“Ta da!” She placed the strawberries on the table, bowed, and with a “Hold the applause!” raced off to the phone.
‘Who are you phoning?” her mother asked. “Can’t it wait till after breakfast?”
“Krista and Becky. I’ve got to remind them about something.”
“You’ll be seeing them in ten minutes.” With an exasperated sigh, Heather Steele poured herself another cup of coffee. “Just wait,” she said to her husband. “As soon as she gets off the phone she’ll remind me about tai chi and tell me she’ll be late for supper. Every Tuesday and Thurs­ day, for the last six months, she’s said the same thing.”
Martin Steele laughed. “I’m not going to bet against that one.” He bit into a strawberry. “Mmmm. These ripened beautifully.”
“They wouldn’t dare not to,” Heather said. “Not with Jasmine growing them.”
‘What else can we get her to plant this summer? Corn? Peas?” His mouth watered at the thought. “She’d grow a terrific garden.”
Heather agreed. “She’ll do anything, once she sets her mind to it.”
Jasmine bounded back and slid into her chair. “Don’t forget, Mom, I’ve got tai chi after school so I’ll be late for supper.” She poured herself a heaping bowl of corn flakes and buried them in strawberries.
“How’s Krista? And Becky? Have you got their day organized?”
“Uh-huh. We’re practicing our play at recess and lunch. And I reminded them about the hot dog notice. Have you filled mine out?”
“It’s in your pack.”
“If you’re going shopping we’re out of chocolate chip cookies and there’s only two apples left.” She spread pea­ nut butter on a piece of toast, covered it with slices of apple, then added a layer of strawberries. “Yum! Do you want a bite, Dad?”
“Heavens no,” he said. “It looks disgusting.”
“You have no taste,” she teased. “And don’t turn up your nose at something till you’ve tried it. Ever heard that before?”
“Isn’t it time you left for school?”
“Don’t worry. Everything’s under control.” She bolted down the rest of her toast and shoved her lunch and home­ work inside her pack. Then she wiped her mouth with the back of her hand, gave her mother and father a peck on the cheek and raced to the door. “Bye! And don’t eat all the strawberries.”
“Be careful,” her mother called after her. “The roads are slippery.”
No problem, Jasmine thought as she tore down the road.
Nothing can go wrong today, not on tai chi Thursday. But what about next month, when the classes were finished?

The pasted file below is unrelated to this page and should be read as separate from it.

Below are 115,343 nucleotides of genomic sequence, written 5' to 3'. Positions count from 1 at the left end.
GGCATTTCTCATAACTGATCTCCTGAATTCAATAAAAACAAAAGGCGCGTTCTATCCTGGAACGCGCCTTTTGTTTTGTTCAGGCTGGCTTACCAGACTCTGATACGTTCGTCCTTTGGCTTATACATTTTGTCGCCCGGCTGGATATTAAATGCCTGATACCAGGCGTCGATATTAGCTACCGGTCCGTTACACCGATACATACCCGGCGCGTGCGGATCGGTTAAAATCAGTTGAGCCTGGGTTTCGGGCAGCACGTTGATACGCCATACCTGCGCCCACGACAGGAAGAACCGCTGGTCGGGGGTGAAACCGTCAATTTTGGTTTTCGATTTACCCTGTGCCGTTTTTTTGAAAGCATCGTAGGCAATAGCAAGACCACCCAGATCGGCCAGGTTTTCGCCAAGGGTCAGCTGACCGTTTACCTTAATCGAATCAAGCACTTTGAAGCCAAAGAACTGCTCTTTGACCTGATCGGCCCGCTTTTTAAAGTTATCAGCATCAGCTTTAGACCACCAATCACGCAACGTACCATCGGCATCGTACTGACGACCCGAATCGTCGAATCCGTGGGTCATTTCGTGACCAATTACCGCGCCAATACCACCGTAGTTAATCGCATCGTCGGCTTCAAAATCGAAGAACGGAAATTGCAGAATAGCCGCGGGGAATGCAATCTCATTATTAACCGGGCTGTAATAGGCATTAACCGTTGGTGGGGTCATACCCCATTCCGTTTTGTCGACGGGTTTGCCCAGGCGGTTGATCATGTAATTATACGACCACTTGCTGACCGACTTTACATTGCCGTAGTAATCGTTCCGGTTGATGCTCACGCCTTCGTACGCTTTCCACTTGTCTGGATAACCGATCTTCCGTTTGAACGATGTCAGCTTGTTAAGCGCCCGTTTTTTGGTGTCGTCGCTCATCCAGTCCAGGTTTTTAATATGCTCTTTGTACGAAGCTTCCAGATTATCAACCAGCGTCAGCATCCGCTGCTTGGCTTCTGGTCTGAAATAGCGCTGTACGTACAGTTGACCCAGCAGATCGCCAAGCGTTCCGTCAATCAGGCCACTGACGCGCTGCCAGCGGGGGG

Well, she’d just have to practice on her own. And there were so many other things she planned to do: swim in the river, camp on the beach, have sleep-overs at least once a week, help her mom work on the quilt so it would be finished for her birthday. And this summer, since she was almost thirteen, she was allowed to take the bus into Victoria. She and her friends could go to movies and malls and do all the city things they couldn’t do in Sooke. And maybe she’d plant a vegetable garden, since the strawberries were such a success.
“Hey, Krista! Becky!” She spun around the corner where her friends were waiting. “Is it too late to plant seeds for corn and stuff like that?”
“I don’t think so,” Krista said. “Why?”
“I’ve got this great idea for a garden. Do you want to help? We could grow pumpkins too and make a scarecrow....” All the way to school they tossed out ideas, too excited to mind the drizzly rain. By the time they wheeled into the bike-racks they had a garden of huge proportions, complete with a goldfish pond and frogs that croaked all night.
“Do you want to come over?” Becky asked, when 3:00 finally came.
“Can’t. It’s-”
“Tai chi!” Krista looked at Becky and laughed. “You should know by now.”
“You should join,” Jasmine said. “It’s great.” “You should take karate with us.”
“No way.” Jasmine grinned.
“If we all started like, Tai chi, you’d switch to karate,” Becky said. “You’re such a non-conformist. Right?”
“Yeah! And proud of it! See you tomorrow-and don’t forget about the garden.” Jasmine tucked her long black braid inside her hood and headed for her bike. The morning drizzle had turned into a regular West Coast down­ pour, making the roads more slippery than ever. Ignoring the puddles, she sped off to her tai chi class.